Request/response or event based
When talking about service calls, one of the decisions to make is whether the call should be made synchronously or asynchronously. With synchronous communication the calling party expects a reply and blocks until it receives one. Asynchronous communication doesn’t block and does not wait for the operation to complete. Synchronous communication is a lot easier to reason about, everybody understands a call to retrieve data from a service which delivers some result immediately and we know if the operation was successful or not. Asynchronous calls don’t know if the operation was successful immediately or not all. When a service call takes a long time to complete synchronous calling might congest the entire system, in which case an asynchronous call makes more sense.
These two techniques can be used to depict two styles of collaboration, request/response and event based. Where request/response expects an reply on a request, either synchronously or asynchronously and event based works in a reverse order. With reverse order is meant that the party which has something interesting going on, like creating a customer, publishes this and anyone who is interested in this publication is notified.
What does this have to do with service robustness? Indirectly, a lot. When taking the event based road, the services are coupled less tightly which makes it easier to go through change. The publishing party doesn’t even have to know which clients receive his message. Which way to go depends on your situation, just keep all options in mind and choose which style fits in your situation.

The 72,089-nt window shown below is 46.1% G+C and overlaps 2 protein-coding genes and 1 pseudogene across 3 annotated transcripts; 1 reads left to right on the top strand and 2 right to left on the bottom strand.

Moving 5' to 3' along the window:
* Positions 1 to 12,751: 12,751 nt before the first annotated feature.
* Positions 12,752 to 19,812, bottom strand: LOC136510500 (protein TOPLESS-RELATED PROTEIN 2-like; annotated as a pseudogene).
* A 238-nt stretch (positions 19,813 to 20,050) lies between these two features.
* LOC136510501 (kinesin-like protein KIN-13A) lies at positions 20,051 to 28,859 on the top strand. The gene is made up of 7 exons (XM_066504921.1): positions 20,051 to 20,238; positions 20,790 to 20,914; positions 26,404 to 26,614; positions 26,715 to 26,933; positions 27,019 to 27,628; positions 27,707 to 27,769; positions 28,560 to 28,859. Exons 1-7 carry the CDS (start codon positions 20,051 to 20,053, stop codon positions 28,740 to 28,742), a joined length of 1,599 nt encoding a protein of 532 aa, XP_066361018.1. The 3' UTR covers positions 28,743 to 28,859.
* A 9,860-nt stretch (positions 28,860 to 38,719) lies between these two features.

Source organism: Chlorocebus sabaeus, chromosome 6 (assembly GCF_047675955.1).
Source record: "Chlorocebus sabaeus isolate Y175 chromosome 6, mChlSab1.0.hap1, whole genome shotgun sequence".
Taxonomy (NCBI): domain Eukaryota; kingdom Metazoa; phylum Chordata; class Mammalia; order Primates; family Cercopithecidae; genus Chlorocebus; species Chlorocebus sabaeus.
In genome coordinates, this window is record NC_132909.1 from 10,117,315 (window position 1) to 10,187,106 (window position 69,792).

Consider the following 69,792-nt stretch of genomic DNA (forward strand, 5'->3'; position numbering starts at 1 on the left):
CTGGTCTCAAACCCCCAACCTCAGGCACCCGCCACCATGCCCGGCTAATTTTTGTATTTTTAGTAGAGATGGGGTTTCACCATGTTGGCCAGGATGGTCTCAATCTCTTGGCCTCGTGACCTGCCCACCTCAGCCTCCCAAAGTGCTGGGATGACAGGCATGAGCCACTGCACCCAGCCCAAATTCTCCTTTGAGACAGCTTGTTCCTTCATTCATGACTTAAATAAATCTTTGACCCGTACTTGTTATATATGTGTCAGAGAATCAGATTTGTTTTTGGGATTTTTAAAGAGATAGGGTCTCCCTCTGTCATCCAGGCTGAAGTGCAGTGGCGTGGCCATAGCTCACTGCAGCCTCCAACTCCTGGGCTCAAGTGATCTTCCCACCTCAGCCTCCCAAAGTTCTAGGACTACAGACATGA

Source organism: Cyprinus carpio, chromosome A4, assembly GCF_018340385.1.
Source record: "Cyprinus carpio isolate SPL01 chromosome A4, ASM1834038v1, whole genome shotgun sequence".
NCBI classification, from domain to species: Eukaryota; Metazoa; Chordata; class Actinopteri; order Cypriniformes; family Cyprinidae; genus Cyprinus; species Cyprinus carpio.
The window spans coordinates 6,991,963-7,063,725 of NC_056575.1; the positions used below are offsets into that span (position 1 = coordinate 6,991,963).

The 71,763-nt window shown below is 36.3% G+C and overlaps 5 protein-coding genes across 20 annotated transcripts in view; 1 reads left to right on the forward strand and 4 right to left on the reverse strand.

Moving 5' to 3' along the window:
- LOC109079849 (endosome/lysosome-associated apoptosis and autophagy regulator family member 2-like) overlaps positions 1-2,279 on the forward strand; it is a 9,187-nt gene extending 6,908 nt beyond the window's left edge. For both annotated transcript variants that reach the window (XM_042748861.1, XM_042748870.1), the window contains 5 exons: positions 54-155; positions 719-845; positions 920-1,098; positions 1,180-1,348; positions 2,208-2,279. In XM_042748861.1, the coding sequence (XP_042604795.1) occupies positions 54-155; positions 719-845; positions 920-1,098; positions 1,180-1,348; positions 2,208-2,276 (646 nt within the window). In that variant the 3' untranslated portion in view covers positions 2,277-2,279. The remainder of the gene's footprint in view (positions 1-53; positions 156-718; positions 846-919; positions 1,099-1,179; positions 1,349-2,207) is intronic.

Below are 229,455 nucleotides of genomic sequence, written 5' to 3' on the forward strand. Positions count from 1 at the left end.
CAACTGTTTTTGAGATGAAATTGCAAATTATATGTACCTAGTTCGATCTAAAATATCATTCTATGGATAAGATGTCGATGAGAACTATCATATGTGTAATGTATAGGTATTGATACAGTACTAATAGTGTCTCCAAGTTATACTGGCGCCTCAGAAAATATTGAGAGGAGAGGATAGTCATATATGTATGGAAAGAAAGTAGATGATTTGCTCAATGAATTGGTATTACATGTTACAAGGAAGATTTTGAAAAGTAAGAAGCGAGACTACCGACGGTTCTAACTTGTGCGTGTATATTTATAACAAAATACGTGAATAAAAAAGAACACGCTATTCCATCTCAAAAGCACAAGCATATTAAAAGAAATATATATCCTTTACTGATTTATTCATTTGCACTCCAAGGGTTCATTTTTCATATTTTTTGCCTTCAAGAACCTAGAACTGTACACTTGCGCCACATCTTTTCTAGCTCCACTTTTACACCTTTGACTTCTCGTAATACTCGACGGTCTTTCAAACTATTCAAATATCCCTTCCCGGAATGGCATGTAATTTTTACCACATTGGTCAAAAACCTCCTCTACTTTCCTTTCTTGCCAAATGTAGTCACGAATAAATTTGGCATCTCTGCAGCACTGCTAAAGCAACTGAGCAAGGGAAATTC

Keeping a consistent state for all services involved cannot be done without someform of transaction management. A transaction is a combination of events which should be completed together or not at all. Services and transactions do not differ from normal applications except when these transactions cross service boundaries. Transactions which cross service boundaries are difficult to manage. Two known ways to manage these type of transactions are compensating transactions and distributed transactions.
Compensating transactions can become complicated if there are a lot of nodes to compensate and the compensating that needs to be done is not as simple as just restoring a previous state. If the transaction effects several datastores which all need to be restored accordingly, this has to be done reliable in order to keep a consistent state across the system. So a compensating transaction is a smart piece of software which contains all steps necessary to undo what is done in the original request. These steps do not have to be the exact opposite of the original request, the order in which the compensating is done might also depend on priorities of which part of the system is more important to be consistent.
These steps can fail and it should be possible to retry the failed steps without any side-effects, so the steps itself should be idempotent. If recovering without manual intervention is impossible the system should raise an alert and provide enough information to determine the fault-cause.